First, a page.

PDA

View Full Version : Does anyone know how to use Registax or Iris software?



DaveWilliamStar
2010-Mar-10, 08:42 PM
Hello:

I've tried using Registax, just playing around with it. Like I don't have 2 photos that are slightly out of alignment, or any duplicates that I could stack together. So I thought I could fool the program and submit 2 of the same thing (even photos that aren't astro.) But that was on an older computer and before I even got that far, it locked up. So my experience with it hasn't been great, yet.

However, I have a better, faster computer now. I think it's about a 3 or 4 gigahertz operating speed with a 500 GB hard drive and mem and stuff. So I think it ought to be able to handle it now. I just wondered like, what's the point of Registax. Isn't it to take several almost identical images and by putting them together it makes the contrast better? Maybe it even makes the signal to noise ratio better (I think I've read that). But like what I need to brush up on, is how to read a histogram. I don't really even know how to do that yet.:)

Also I've tried the Iris program that is a complete astrophoto editing program available free on the Internet. If you want it, just do a search for "Iris". However, even though the instruction manual for it is in English, this wasn't the language it was first written in (I think). That's because there are some grammatical errors in it. In some areas it's almost hard to understand what the writers meant.

By the way, one helpful astroimaging link is from Cyanogen at

http://www.cyanogen.com/

They have copies for sale of Maxim DL. Also, does anyone here recommend that program?

Thank you.
David

HenrikOlsen
2010-Mar-10, 09:40 PM
The idea with Registax is that by taking multiple images you can combine them to have something that ends up quite a bit sharper.

In layman's terms what it can do is take different pictures and combine those bits of information about the subject they each have that the others don't, and by gathering those it can generate a picture with the information from all of them.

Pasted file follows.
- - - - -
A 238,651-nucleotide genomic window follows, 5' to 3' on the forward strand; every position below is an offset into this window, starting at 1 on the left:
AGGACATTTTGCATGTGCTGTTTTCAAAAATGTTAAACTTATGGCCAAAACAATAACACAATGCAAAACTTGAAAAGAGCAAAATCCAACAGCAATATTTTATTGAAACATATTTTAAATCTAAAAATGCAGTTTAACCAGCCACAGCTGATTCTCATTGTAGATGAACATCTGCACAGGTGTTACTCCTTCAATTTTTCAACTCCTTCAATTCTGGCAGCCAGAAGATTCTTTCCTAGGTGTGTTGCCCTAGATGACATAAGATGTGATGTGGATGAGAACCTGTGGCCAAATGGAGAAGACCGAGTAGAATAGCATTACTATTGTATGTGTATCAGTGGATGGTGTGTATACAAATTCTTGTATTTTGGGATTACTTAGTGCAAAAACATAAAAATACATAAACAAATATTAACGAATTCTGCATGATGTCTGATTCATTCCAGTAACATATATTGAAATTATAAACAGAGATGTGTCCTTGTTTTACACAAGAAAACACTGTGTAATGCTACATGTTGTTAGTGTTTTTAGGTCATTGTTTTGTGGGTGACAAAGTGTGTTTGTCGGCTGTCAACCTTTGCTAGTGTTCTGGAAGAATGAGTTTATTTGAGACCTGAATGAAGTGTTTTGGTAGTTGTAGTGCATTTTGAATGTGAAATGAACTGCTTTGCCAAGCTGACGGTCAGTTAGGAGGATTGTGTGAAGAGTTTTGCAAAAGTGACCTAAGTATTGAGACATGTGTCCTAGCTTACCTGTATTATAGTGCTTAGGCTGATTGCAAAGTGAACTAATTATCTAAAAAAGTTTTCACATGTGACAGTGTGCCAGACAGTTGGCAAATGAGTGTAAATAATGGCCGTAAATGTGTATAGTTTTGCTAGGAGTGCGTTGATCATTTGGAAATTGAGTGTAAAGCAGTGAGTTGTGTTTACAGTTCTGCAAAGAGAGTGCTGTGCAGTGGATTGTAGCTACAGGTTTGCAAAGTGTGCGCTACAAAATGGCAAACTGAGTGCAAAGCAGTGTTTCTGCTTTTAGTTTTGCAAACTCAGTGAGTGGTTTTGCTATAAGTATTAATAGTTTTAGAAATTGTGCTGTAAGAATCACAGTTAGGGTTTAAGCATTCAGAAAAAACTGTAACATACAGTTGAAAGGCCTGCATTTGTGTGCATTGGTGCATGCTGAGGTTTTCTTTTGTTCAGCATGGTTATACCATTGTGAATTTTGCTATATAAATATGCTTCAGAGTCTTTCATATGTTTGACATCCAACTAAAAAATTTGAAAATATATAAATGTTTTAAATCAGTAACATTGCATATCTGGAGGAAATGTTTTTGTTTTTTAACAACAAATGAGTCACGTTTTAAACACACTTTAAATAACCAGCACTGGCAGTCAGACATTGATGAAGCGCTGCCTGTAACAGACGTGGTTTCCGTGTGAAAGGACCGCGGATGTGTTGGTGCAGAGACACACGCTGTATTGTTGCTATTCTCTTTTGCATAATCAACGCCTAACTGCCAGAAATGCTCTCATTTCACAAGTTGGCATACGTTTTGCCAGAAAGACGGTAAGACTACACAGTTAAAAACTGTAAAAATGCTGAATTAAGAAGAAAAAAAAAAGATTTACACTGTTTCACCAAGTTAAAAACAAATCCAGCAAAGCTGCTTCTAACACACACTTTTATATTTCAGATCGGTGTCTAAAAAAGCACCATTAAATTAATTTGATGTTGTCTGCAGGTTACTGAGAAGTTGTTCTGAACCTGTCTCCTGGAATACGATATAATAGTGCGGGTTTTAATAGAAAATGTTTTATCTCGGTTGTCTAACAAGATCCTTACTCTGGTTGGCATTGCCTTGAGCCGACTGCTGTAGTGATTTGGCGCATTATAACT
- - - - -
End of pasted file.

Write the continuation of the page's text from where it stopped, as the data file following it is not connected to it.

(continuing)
Giving the same image multiple times will have no effect as the program already have all the information in the picture the first time it got it and won't learn anything new by a repeat.

It works best when the differences between each picture are fairly small and reasonably consistent, such as a series of images taken through a telescope tracking the same part of the sky and breaks down rather fast if it's something like a few pictures taken close up with a handheld camera because the latter will have non-linear scaling and rotational differences while the former series is likely to only have shifts and rotations which are far easier to compensate for.

RickJ
2010-Mar-10, 11:21 PM
You don't say if you are talking planetary or deep sky imaging. Registax is best suited for planetary work. There are far better choices for deep sky imaging.

There are Registax tutorials on the net. Google the term. It is best for planetary imaging from AVI files starting with hundreds of images.

For basic CCD work IRIS is free but has a nasty learning curve even if your read French.

Free PixInsight Lite is probably far easier to learn though not as powerful. For most beginners it is powerful enough however.

Inexpensive is Nebulosity that many beginners like.

I do everything after dark and flat reduction and stacking (Deep Sky Stacker does this for free, though I don't use it, many do and recommend it) I do everything else in Photoshop.

Maxim, also expensive, is good for taking images and some processing but most serious imagers also finish the image in Photoshop. I don't consider it for beginners however. It is used by most serious imagers for image acquisition and data reduction. It can easily interface with auto imaging software like CCD Commander and others for unattended or remote imaging with robotic telescopes. Nebulosity would be the poor man's version of the program when coupled with the free Ph.D guiding software for many hundreds of dollars less cost. This combination is a good starting place for deep sky imaging as long as you don't plan on remote or unattended imaging.

Rick

andyschlei
2010-Mar-11, 04:43 AM
As Rick wrote, Registax is for hundreds, even thousands, of short-exposure planetery images where you are looking to combine the best 10-20%.

Pixinsight is a pretty powerful tool, but the learning curve is high and it is not free.

RickJ
2010-Mar-11, 05:36 AM
The current version PixInsight is certainly not free and has a steep learning curve, even steeper than the price. Some skilled users prefer it to Photoshop for everything in fact. Again, only for experienced imagers. But PixInsight Lite is free. It was the original version of the software. It has the basic tools needed and a far easier learning curve. It has some tools even some experienced imagers find useful such as its gradient removal tool. I prefer GradientXTerminator, a low cost plug in for Photoshop but if you don't have Photoshop then the tool in the free version is quite useful. I used it in my early days quite a bit before I moved to Photoshop.

Rick

andyschlei
2010-Mar-12, 05:08 AM
GradientXTerminator is like magic. The gradient just goes away. When I was imaging from the city, it was the best purchase I made.